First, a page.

Like PKA and CaMK II, PKC is a serine/threonine kinase that is a direct target of G protein regulatory pathways. Four classical PKC isoforms (a, ßI, ßII, and y) are activated by the binding of diacylglycerol (DAG) and Ca2+ to two stretches of conserved residues located within the kinase regulatory domain (Tanaka and Nishizuka 1994). Numerous channels have been implicated as targets of PKC phosphorylation, but only rarely have the specific enzyme isoforms involved in their modulation been identified. This is largely due to the current lack of isoform-specific pharmacological activators or blockers of these kinases. In rat cortical pyramidal neurons as well as hippocampal CA3 cells, the stimulation of PKC by phorbol esters depresses the inhibitory effects of glutamate on N-type Ca2+ channels, thereby enhancing synaptic transmitter release (Swartz etal. 1993). The effect can be blocked by the inclusion of a PKC-specific inhibitor (PKC 19-36) in the pipette. As outlined earlier, glutamate acts through metabotropic receptors to reduce Ca2+ currents via a ßy-dependent channel inhibition. The role of PKC in reversing the Gßy-mediated effect was examined more closely by Zamponi et al. (1997), who found that certain peptides comprising the cytoplasmic I-II linker region of the a1B Ca2+ channel subunit acted as substrates for PKC phosphorylation in vitro. Gßy subunits normally bind to this linker region on the native channel to inhibit its activity. The perfusion of non-phosphorylated peptides into cells that express recombinant N-type Ca2+ channel subunits was shown to interfere with Gßy-mediated channel inhibition (Zamponi et al. 1997). However, prior phosphorylation of these peptides by PKC decreased their abilities to interrupt this process, suggesting that kinase modulation antagonizes the binding of ßy subunits to the peptides and to the corresponding regions of the channel.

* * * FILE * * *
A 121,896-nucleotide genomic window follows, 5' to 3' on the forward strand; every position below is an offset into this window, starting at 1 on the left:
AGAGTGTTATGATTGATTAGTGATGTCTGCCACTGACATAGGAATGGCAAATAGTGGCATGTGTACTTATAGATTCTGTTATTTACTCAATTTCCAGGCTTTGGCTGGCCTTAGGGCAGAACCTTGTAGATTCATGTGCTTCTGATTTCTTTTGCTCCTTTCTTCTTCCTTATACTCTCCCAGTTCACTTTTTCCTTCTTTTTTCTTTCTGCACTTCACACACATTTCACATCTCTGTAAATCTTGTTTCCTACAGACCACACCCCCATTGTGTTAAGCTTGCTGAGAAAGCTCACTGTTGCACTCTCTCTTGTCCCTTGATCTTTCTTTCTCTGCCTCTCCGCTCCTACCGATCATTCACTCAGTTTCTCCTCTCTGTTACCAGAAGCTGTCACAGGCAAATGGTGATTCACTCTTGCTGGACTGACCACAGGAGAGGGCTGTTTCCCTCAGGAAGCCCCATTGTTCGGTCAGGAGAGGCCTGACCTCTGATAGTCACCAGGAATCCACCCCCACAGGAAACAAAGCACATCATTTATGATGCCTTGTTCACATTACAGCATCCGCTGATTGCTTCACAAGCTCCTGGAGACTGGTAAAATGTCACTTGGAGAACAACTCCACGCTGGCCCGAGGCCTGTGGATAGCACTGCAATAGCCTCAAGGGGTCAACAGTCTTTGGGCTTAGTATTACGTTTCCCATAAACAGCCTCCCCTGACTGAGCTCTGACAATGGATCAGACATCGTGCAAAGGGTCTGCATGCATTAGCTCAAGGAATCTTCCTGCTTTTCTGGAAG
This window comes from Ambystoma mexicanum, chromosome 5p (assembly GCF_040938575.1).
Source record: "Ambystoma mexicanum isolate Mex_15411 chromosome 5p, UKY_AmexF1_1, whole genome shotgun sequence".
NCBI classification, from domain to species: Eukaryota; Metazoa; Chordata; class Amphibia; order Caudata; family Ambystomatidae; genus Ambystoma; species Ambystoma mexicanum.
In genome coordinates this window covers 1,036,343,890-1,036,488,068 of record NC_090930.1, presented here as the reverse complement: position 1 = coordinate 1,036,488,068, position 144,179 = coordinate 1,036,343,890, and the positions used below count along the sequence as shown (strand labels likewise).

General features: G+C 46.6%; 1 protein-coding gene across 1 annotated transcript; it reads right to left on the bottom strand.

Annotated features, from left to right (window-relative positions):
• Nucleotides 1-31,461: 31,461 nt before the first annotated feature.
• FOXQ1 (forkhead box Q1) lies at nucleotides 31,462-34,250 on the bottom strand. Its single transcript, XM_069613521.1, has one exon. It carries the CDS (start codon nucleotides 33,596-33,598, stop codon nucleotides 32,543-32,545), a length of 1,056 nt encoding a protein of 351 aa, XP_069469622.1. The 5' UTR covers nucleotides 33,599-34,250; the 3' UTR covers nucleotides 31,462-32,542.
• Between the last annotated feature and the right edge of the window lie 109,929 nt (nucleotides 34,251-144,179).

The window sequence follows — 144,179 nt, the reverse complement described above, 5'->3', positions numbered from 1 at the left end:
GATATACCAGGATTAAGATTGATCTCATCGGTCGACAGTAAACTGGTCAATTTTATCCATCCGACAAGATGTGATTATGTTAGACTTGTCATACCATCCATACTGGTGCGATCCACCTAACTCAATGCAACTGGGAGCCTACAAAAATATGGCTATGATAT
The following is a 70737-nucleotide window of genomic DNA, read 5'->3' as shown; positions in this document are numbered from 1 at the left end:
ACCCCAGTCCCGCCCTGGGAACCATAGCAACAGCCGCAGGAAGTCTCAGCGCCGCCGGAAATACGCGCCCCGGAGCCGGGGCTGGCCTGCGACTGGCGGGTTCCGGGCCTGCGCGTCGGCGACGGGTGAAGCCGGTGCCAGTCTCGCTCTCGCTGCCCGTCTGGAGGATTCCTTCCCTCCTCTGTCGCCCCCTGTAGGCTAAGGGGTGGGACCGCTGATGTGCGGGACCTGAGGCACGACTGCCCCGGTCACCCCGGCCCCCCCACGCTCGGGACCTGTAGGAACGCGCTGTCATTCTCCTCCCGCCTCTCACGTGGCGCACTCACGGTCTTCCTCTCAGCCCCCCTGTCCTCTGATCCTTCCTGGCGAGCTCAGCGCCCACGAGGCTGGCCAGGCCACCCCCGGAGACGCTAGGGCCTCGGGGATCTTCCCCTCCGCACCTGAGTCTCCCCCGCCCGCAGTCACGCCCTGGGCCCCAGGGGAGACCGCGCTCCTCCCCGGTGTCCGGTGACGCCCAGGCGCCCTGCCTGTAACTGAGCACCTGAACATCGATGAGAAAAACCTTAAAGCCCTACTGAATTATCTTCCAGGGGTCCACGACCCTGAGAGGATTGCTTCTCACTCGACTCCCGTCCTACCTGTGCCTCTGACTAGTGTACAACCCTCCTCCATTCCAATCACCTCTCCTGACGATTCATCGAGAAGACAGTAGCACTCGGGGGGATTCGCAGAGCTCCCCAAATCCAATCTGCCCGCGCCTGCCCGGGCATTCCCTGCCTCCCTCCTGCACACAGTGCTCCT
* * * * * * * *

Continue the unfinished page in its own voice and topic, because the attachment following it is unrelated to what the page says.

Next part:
L-type Ca2+ channels found in the heart are both positively and negatively regulated by PKC and often exhibit a biphasic response consisting of an initial current increase followed by a subsequent delayed decrease (Lacerda et al. 1988; Tseng and Boyden 1991; Satoh 1992). When the cardiac a1c Ca2+ channel is expressed in Xenopus oocytes, currents are inhibited by phorbol ester-induced PKC stimulation after a brief initial increase (Bourinet et al. 1992). The kinase recognition motif on this channel has been mapped to a short stretch of amino acids within the amino terminus of the protein which is unique among members of the Cav 1.2 subfamily. Mutations of two critical serine residues in this region completely abrogate the regulatory effects of the kinase, providing clear evidence that the observed decline in Ca2+ current involves a direct action of PKC on the channel (McHugh et al. 2000).
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